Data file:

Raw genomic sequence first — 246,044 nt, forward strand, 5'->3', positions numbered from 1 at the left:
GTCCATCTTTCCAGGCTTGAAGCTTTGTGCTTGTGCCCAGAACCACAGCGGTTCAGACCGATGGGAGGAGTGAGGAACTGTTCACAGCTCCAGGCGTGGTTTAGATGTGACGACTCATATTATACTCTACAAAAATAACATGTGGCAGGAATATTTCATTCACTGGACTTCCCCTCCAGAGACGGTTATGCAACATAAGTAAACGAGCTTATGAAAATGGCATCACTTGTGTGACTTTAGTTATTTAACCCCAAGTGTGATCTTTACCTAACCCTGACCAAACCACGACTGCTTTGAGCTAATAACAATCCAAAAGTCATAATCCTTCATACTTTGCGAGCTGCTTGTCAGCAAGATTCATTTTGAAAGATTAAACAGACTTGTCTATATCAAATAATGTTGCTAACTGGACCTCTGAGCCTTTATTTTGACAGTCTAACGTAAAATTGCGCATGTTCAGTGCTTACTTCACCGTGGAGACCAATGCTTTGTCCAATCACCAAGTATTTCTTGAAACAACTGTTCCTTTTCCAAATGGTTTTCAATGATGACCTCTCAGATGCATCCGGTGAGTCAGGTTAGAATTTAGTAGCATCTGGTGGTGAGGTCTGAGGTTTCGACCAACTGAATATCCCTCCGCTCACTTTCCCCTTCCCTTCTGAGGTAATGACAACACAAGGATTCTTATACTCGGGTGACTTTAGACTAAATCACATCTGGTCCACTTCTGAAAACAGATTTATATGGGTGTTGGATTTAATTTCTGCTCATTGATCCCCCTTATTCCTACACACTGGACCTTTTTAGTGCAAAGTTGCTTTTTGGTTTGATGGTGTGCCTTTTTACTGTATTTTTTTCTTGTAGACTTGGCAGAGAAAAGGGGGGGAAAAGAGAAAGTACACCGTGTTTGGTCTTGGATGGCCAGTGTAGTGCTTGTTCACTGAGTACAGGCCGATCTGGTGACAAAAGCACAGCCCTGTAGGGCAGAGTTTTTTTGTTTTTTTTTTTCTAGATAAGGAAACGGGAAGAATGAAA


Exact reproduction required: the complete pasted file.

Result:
Raw genomic sequence first — 246,044 nt, forward strand, 5'->3', positions numbered from 1 at the left:
GTCCATCTTTCCAGGCTTGAAGCTTTGTGCTTGTGCCCAGAACCACAGCGGTTCAGACCGATGGGAGGAGTGAGGAACTGTTCACAGCTCCAGGCGTGGTTTAGATGTGACGACTCATATTATACTCTACAAAAATAACATGTGGCAGGAATATTTCATTCACTGGACTTCCCCTCCAGAGACGGTTATGCAACATAAGTAAACGAGCTTATGAAAATGGCATCACTTGTGTGACTTTAGTTATTTAACCCCAAGTGTGATCTTTACCTAACCCTGACCAAACCACGACTGCTTTGAGCTAATAACAATCCAAAAGTCATAATCCTTCATACTTTGCGAGCTGCTTGTCAGCAAGATTCATTTTGAAAGATTAAACAGACTTGTCTATATCAAATAATGTTGCTAACTGGACCTCTGAGCCTTTATTTTGACAGTCTAACGTAAAATTGCGCATGTTCAGTGCTTACTTCACCGTGGAGACCAATGCTTTGTCCAATCACCAAGTATTTCTTGAAACAACTGTTCCTTTTCCAAATGGTTTTCAATGATGACCTCTCAGATGCATCCGGTGAGTCAGGTTAGAATTTAGTAGCATCTGGTGGTGAGGTCTGAGGTTTCGACCAACTGAATATCCCTCCGCTCACTTTCCCCTTCCCTTCTGAGGTAATGACAACACAAGGATTCTTATACTCGGGTGACTTTAGACTAAATCACATCTGGTCCACTTCTGAAAACAGATTTATATGGGTGTTGGATTTAATTTCTGCTCATTGATCCCCCTTATTCCTACACACTGGACCTTTTTAGTGCAAAGTTGCTTTTTGGTTTGATGGTGTGCCTTTTTACTGTATTTTTTTCTTGTAGACTTGGCAGAGAAAAGGGGGGGAAAAGAGAAAGTACACCGTGTTTGGTCTTGGATGGCCAGTGTAGTGCTTGTTCACTGAGTACAGGCCGATCTGGTGACAAAAGCACAGCCCTGTAGGGCAGAGTTTTTTTGTTTTTTTTTTTCTAGATAAGGAAACGGGAAGAATGAAA